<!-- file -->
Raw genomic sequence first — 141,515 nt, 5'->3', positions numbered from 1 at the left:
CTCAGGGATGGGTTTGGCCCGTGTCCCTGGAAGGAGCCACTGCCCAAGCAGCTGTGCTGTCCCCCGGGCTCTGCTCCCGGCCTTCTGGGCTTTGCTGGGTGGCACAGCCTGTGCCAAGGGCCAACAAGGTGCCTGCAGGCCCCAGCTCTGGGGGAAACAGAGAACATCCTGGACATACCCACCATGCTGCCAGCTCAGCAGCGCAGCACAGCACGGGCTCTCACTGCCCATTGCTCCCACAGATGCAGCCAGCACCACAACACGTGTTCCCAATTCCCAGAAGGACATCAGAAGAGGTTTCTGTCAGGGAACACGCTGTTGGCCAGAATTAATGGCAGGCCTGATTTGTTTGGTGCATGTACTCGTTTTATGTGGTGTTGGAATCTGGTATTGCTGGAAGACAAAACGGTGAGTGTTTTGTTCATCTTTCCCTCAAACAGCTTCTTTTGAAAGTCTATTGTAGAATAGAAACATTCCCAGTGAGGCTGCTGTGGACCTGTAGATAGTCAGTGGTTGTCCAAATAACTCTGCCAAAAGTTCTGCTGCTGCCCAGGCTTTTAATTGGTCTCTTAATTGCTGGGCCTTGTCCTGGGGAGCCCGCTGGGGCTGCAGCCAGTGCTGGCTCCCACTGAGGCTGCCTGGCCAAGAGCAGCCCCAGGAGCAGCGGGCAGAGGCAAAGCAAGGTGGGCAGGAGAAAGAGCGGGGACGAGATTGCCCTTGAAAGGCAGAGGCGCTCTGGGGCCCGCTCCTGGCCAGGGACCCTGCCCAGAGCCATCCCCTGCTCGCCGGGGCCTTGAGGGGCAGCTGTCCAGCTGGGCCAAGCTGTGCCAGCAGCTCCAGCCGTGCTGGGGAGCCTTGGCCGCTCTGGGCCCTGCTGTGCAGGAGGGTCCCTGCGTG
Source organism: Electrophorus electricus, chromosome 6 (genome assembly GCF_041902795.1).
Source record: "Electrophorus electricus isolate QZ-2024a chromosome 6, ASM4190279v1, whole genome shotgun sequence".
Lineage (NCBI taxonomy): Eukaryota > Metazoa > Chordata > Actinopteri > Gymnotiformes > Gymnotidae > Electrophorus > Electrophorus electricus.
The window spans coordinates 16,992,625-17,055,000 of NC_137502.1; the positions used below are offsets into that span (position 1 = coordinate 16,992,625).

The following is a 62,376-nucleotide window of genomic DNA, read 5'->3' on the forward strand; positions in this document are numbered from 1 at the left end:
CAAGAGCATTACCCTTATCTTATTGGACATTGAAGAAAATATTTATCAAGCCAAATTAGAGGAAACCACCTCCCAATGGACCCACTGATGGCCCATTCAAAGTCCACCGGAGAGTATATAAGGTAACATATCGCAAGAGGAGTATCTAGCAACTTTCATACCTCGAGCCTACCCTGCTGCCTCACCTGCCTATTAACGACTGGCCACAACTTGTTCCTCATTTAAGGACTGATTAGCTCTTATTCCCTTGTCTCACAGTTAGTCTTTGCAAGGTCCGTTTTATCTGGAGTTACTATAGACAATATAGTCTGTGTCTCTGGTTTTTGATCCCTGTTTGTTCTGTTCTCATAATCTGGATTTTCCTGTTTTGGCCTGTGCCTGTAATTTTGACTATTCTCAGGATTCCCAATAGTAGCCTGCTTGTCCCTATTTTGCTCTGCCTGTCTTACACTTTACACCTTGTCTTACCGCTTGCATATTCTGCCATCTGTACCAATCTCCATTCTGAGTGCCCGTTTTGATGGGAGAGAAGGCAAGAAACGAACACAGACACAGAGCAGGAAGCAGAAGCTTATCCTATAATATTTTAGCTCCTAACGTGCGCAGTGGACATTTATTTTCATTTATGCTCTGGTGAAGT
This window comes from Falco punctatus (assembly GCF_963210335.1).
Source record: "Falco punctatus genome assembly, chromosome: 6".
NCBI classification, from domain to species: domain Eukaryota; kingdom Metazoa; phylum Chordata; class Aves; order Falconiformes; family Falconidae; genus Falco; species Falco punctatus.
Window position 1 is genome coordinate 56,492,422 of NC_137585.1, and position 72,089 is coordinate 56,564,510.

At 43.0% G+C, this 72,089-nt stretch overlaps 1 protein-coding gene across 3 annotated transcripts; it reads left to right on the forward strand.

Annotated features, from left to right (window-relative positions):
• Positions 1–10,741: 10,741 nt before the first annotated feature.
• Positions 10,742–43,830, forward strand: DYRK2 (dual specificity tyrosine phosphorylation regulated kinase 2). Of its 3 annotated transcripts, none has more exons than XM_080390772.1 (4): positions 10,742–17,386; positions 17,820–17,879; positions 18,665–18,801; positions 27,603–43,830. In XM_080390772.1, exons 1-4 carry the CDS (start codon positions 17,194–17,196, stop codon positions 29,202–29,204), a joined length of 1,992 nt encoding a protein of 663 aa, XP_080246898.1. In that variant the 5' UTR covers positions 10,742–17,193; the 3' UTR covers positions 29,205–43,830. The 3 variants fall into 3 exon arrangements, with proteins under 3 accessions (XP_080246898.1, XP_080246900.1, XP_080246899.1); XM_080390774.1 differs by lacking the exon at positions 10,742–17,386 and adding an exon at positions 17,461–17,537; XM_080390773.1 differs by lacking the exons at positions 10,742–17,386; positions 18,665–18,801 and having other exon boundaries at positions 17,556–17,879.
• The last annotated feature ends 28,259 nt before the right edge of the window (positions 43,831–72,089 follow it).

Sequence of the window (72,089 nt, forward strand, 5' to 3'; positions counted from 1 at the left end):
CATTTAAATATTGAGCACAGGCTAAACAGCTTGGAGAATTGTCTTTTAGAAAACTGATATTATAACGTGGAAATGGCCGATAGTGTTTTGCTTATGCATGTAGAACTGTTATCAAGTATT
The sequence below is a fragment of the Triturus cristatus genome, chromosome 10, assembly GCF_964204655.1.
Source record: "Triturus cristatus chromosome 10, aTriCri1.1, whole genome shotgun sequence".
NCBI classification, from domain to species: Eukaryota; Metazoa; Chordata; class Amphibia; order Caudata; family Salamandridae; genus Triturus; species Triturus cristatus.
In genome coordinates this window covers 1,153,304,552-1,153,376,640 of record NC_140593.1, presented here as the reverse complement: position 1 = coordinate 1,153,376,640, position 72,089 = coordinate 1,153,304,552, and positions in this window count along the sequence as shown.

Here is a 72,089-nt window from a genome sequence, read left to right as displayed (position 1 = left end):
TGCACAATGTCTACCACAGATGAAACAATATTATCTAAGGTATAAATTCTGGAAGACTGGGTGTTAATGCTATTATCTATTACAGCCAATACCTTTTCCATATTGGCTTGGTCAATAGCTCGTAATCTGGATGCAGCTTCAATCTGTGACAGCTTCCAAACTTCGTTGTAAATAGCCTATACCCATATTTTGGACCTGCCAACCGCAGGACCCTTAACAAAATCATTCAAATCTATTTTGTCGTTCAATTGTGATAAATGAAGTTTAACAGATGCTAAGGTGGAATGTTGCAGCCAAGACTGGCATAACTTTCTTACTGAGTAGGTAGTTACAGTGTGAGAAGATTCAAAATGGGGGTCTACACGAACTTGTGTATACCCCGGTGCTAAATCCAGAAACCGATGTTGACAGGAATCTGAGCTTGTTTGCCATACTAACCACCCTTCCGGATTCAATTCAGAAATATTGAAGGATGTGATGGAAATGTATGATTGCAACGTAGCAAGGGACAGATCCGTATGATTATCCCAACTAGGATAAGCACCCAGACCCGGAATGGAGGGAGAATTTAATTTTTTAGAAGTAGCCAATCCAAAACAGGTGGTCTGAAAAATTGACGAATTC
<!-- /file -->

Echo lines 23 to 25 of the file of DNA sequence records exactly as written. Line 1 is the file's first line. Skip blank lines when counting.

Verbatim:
In genome coordinates this window covers 1,153,304,552-1,153,376,640 of record NC_140593.1, presented here as the reverse complement: position 1 = coordinate 1,153,376,640, position 72,089 = coordinate 1,153,304,552, and positions in this window count along the sequence as shown.

Here is a 72,089-nt window from a genome sequence, read left to right as displayed (position 1 = left end):
TGCACAATGTCTACCACAGATGAAACAATATTATCTAAGGTATAAATTCTGGAAGACTGGGTGTTAATGCTATTATCTATTACAGCCAATACCTTTTCCATATTGGCTTGGTCAATAGCTCGTAATCTGGATGCAGCTTCAATCTGTGACAGCTTCCAAACTTCGTTGTAAATAGCCTATACCCATATTTTGGACCTGCCAACCGCAGGACCCTTAACAAAATCATTCAAATCTATTTTGTCGTTCAATTGTGATAAATGAAGTTTAACAGATGCTAAGGTGGAATGTTGCAGCCAAGACTGGCATAACTTTCTTACTGAGTAGGTAGTTACAGTGTGAGAAGATTCAAAATGGGGGTCTACACGAACTTGTGTATACCCCGGTGCTAAATCCAGAAACCGATGTTGACAGGAATCTGAGCTTGTTTGCCATACTAACCACCCTTCCGGATTCAATTCAGAAATATTGAAGGATGTGATGGAAATGTATGATTGCAACGTAGCAAGGGACAGATCCGTATGATTATCCCAACTAGGATAAGCACCCAGACCCGGAATGGAGGGAGAATTTAATTTTTTAGAAGTAGCCAATCCAAAACAGGTGGTCTGAAAAATTGACGAATTC